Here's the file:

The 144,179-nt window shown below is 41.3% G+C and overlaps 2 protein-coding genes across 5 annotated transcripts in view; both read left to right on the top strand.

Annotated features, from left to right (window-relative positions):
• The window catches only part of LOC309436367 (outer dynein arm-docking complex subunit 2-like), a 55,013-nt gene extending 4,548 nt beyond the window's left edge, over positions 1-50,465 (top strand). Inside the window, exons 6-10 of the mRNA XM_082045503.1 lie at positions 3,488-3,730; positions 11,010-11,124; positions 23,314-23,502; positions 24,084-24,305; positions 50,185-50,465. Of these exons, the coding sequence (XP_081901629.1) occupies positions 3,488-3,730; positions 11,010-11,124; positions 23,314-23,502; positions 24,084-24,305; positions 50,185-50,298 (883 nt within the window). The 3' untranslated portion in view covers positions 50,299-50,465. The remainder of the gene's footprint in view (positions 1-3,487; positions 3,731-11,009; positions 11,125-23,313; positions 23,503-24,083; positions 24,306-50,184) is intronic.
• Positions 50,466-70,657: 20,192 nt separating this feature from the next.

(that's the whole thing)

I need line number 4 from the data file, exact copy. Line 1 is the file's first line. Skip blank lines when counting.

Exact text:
• Positions 50,466-70,657: 20,192 nt separating this feature from the next.